A traditional menu includes ash-e reshteh, a hearty noodle soup; sabzi polow ba mahi, fresh herb rice and fish; and kuku ye sabzi, a lighter-than-air herb souffle. As with everything at Nowruz, many foods have meaning as an example: eating the noodles symbolically representing the Gordian knot of unraveling life’s knotty problems. Before we wander too deeply into the vast waters of Iranian food culture this needs to work itself back to desserts in the Persian new year with this recipe for the traditional walnut flour cookie enjoyed at this time.

Read the rest of this entry »

The Baker’s Passport – Iceland


Lent in many countries is filled with many wide and varied cultural traditions.  Historically, as well, Lent is a period of fasting.  As such many countries this time is also wrapped around food celebrations just before the 40-day fasting period begins with the idea being that you are strengthening yourself for the long days ahead.  Today the idea of fasting is not a common one so these food rituals have been re-envisioned over time sometimes in a more celebratory coloring. In Iceland, two days before the beginning of Lent, homes, restaurants and bakeries overflow with delicately-made cream puffs or buns. These buns, similar to a cream-filled chocolate eclair, come in all different shapes and sizes, filled with cream or jam and sometimes drizzled in melted chocolate.   

Children "earn" their share of buns by "beating" their parents out of bed.  This is done with their made-at-school bolludagsvöndur  (bun wands), that are colorfully decorated with strips of paper and shiny ribbon. Parents are then obligated to give their children one  rjomabolla or cream puff for every "blow" received.  It is thought that this custom is derived from acts of penance performed during Lent, evolving over time into a lighthearted children’s game.

The custom of "bun day" came to Iceland from either Sweden, Denmark or Norway in the nineteenth century.  These countries also have their Lenten bun specialties. In Sweden, the smela is descended from the German and Danish kumminkringlor, a pretzel-shaped bread with cumin, which came to southern Sweden during the 1600’s when the area was under Denmark’s rule. The pastry tradition varies some between each of these Nordic countries. In both Finland and Sweden, semla, is prepared with a filling of marzipan and whipped cream, lots and lots of whipped cream. In Norway, it is called a Fastelavnsboller or Shrovetide bun.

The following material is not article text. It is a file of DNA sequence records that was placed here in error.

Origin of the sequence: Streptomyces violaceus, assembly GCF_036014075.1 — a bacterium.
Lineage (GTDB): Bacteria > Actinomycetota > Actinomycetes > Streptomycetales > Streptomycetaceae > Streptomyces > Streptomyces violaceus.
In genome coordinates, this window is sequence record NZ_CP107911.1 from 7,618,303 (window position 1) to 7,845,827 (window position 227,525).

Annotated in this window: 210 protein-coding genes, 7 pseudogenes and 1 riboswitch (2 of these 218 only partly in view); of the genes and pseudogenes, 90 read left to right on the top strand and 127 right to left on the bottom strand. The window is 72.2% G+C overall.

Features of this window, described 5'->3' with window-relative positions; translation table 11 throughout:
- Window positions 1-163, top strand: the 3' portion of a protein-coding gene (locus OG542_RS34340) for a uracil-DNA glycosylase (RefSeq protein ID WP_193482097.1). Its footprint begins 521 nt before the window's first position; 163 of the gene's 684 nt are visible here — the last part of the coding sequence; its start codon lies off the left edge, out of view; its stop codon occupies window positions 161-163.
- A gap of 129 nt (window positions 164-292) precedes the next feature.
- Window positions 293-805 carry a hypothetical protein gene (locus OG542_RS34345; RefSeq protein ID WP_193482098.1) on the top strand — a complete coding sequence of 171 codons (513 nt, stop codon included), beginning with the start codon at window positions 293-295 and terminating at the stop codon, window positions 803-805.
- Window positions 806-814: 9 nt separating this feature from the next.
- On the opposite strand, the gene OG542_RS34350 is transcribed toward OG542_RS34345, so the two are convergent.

King Frederick of Sweden loved his semla. He was done in (d. 1774) by 14 servings of this dessert (which was preceded by a grand feast) and soon died of indigestion. During this  period the buns were boiled in milk which gave way in the 19th century to the addition of sugar and cinnamon. Before the evolutionary jump to today’s indulgence, consisting of a cardamom-spiced wheat flour bun and a filling of the pastry as bread crumbs, milk and marzipan. It is then capped off with the top and finished with whipped cream. Traditionally it was served with a bowl of hot milk or most likely today with coffee.

Buns made of melted butter, flour, eggs and water and filled with cream are the traditional cream puffs and the most popular ones.  Other varieties include cream puffs with strawberries, blackcurrant, fresh fruit or  Daim chocolate. Meat balls and fish balls are also popular on this day. In fact Medieval Icelandic law texts say it is just fine to eat a double portion on the Monday and Tuesday preceding Lent. Much of the bun eating now, however, takes place on Sunday, however, since Monday is a work day. During this time Icelandic bakers estimate they sell one million buns.  This figure averages out to just about buns for every Icelander.

The two most common types of buns now are yeast buns, which make up 70 to 80 percent of the bakery buns, and choux-like pastry buns (cream puffs), but other types are also baked. In the first half of the twentieth century, the buns were usually made from cake dough. Often a jólakaka (Christmas cake) recipe was used, perhaps with an extra egg or two added, and the raisins left out. Deep-fried donuts called ástarpungar (Love Balls) are also served on Bun Day.

Needless to say folks are particular and passionate about semla.  I’ve included a cartoon from Mostly About Food below along with the comments of an expert enthusiast on this pastry:

"The bun itself should be a light golden brown and about 10cm across. The ‘lid’ is preferably triangular and properly sprinkled with powdered sugar. It should sit squarely on its cream bed. The whipped cream shouldn’t overspill the edges and should rise 2-3 cm – just so your nose doesn’t dip when eating…the bread mustn’t be too dense and should be lightly sweetened. The whipped cream ought to be hand-whipped and lightly sweetened as well."


Immediately after this Icelandic bun bonanza comes Shrove Tuesday, called sprengidagur, or Bursting Day.  This is day is filled with bowls and bowls of  salted lamb and split pea soup eat as much as possible, until you are about to burst.


If you’ve prepared pâte à choux before you will find this recipe familiar.

1 cup (8 ounces) water

1/2 cup (1 stick, 4 ounces) unsalted butter

1/2 teaspoon salt

1 heaping cup (4 1/2 ounces) AP flour

4 large eggs

Preheat your oven to 400 degrees F.

In a medium-sized saucepan, bring the water to a boil, add the butter and salt, and stir until melted. Add the flour to the water/butter mixture and stir well until the dough pulls away from the sides of the pan. Let this mixture cool for about 5 minutes, in order that the eggs won’t cook as you add them. Add the eggs one at a time, beating after each one until completely integrated with the dough and the mixture is smooth rather than shiny looking.